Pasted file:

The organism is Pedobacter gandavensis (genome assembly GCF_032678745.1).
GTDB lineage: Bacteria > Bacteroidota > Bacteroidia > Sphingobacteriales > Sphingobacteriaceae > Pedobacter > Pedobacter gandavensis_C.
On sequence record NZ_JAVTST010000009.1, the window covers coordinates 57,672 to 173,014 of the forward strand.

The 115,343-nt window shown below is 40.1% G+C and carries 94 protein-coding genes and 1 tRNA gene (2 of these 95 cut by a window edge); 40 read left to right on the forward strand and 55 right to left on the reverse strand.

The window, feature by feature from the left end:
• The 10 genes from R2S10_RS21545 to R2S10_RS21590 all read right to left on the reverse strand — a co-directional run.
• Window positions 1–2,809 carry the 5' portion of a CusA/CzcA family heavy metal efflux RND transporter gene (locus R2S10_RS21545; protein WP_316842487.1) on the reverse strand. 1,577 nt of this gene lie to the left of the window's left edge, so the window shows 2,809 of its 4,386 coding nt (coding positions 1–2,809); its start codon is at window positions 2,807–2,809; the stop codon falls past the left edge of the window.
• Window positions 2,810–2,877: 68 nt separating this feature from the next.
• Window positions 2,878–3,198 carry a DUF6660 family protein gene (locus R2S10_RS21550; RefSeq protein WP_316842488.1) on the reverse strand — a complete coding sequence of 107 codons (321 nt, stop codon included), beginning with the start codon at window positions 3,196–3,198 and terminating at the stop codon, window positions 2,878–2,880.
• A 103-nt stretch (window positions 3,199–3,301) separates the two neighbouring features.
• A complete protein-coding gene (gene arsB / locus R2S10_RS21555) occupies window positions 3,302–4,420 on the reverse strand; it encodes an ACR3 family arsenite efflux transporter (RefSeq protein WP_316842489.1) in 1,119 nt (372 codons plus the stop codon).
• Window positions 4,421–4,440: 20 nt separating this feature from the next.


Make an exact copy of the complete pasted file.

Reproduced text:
The organism is Pedobacter gandavensis (genome assembly GCF_032678745.1).
GTDB lineage: Bacteria > Bacteroidota > Bacteroidia > Sphingobacteriales > Sphingobacteriaceae > Pedobacter > Pedobacter gandavensis_C.
On sequence record NZ_JAVTST010000009.1, the window covers coordinates 57,672 to 173,014 of the forward strand.

The 115,343-nt window shown below is 40.1% G+C and carries 94 protein-coding genes and 1 tRNA gene (2 of these 95 cut by a window edge); 40 read left to right on the forward strand and 55 right to left on the reverse strand.

The window, feature by feature from the left end:
• The 10 genes from R2S10_RS21545 to R2S10_RS21590 all read right to left on the reverse strand — a co-directional run.
• Window positions 1–2,809 carry the 5' portion of a CusA/CzcA family heavy metal efflux RND transporter gene (locus R2S10_RS21545; protein WP_316842487.1) on the reverse strand. 1,577 nt of this gene lie to the left of the window's left edge, so the window shows 2,809 of its 4,386 coding nt (coding positions 1–2,809); its start codon is at window positions 2,807–2,809; the stop codon falls past the left edge of the window.
• Window positions 2,810–2,877: 68 nt separating this feature from the next.
• Window positions 2,878–3,198 carry a DUF6660 family protein gene (locus R2S10_RS21550; RefSeq protein WP_316842488.1) on the reverse strand — a complete coding sequence of 107 codons (321 nt, stop codon included), beginning with the start codon at window positions 3,196–3,198 and terminating at the stop codon, window positions 2,878–2,880.
• A 103-nt stretch (window positions 3,199–3,301) separates the two neighbouring features.
• A complete protein-coding gene (gene arsB / locus R2S10_RS21555) occupies window positions 3,302–4,420 on the reverse strand; it encodes an ACR3 family arsenite efflux transporter (RefSeq protein WP_316842489.1) in 1,119 nt (372 codons plus the stop codon).
• Window positions 4,421–4,440: 20 nt separating this feature from the next.